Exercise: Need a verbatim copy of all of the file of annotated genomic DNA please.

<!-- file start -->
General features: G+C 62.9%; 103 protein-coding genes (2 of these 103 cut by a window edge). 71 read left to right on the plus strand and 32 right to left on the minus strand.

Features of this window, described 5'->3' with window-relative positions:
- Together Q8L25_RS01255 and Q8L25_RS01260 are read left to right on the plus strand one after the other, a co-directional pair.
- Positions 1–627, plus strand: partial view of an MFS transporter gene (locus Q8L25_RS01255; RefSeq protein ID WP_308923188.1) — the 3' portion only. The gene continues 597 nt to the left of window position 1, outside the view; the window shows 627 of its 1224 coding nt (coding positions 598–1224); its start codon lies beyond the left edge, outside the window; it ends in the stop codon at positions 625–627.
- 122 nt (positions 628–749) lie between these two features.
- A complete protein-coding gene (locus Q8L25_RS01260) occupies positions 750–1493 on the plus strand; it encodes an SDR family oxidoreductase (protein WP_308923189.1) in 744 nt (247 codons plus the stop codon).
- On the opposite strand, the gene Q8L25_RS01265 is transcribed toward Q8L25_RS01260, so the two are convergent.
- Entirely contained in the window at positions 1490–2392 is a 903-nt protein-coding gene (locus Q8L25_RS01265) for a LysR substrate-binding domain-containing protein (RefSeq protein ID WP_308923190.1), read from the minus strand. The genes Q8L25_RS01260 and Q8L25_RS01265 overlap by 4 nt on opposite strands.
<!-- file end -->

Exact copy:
General features: G+C 62.9%; 103 protein-coding genes (2 of these 103 cut by a window edge). 71 read left to right on the plus strand and 32 right to left on the minus strand.

Features of this window, described 5'->3' with window-relative positions:
- Together Q8L25_RS01255 and Q8L25_RS01260 are read left to right on the plus strand one after the other, a co-directional pair.
- Positions 1–627, plus strand: partial view of an MFS transporter gene (locus Q8L25_RS01255; RefSeq protein ID WP_308923188.1) — the 3' portion only. The gene continues 597 nt to the left of window position 1, outside the view; the window shows 627 of its 1224 coding nt (coding positions 598–1224); its start codon lies beyond the left edge, outside the window; it ends in the stop codon at positions 625–627.
- 122 nt (positions 628–749) lie between these two features.
- A complete protein-coding gene (locus Q8L25_RS01260) occupies positions 750–1493 on the plus strand; it encodes an SDR family oxidoreductase (protein WP_308923189.1) in 744 nt (247 codons plus the stop codon).
- On the opposite strand, the gene Q8L25_RS01265 is transcribed toward Q8L25_RS01260, so the two are convergent.
- Entirely contained in the window at positions 1490–2392 is a 903-nt protein-coding gene (locus Q8L25_RS01265) for a LysR substrate-binding domain-containing protein (RefSeq protein ID WP_308923190.1), read from the minus strand. The genes Q8L25_RS01260 and Q8L25_RS01265 overlap by 4 nt on opposite strands.